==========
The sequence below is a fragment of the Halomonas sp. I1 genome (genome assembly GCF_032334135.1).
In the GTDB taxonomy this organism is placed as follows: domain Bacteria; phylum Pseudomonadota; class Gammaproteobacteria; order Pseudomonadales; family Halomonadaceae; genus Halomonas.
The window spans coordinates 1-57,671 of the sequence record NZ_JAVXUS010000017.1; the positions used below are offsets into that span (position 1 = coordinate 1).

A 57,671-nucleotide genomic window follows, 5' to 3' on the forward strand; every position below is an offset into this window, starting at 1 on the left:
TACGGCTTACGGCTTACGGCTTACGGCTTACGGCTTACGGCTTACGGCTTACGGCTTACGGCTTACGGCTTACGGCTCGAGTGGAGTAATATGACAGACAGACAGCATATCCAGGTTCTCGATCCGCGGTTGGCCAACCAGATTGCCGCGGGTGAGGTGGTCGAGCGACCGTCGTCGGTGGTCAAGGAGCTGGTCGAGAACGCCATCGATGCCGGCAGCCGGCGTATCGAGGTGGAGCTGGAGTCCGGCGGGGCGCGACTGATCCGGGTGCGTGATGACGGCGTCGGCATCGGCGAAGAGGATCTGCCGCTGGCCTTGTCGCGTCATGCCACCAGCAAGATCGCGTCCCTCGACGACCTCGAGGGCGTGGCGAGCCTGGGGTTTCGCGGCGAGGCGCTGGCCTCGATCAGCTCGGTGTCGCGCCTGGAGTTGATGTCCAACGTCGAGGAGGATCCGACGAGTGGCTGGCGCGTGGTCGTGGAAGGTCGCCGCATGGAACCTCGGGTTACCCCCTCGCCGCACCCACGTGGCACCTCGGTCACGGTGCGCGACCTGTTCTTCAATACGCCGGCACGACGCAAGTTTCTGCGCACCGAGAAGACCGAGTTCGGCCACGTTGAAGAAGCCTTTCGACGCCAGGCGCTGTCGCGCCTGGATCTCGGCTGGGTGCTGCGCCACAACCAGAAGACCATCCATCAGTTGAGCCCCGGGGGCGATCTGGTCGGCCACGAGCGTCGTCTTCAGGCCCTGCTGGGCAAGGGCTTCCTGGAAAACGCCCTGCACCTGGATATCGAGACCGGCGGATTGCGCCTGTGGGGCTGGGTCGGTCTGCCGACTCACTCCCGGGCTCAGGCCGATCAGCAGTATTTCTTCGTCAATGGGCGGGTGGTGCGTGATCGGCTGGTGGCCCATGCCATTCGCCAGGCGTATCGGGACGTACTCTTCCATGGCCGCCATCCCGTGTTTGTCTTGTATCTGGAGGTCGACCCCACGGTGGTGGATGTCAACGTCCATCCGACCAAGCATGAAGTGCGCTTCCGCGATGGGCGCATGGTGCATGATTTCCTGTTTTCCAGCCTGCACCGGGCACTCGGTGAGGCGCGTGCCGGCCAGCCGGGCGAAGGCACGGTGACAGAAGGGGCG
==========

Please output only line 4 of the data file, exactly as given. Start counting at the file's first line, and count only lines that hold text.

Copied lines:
A 57,671-nucleotide genomic window follows, 5' to 3' on the forward strand; every position below is an offset into this window, starting at 1 on the left: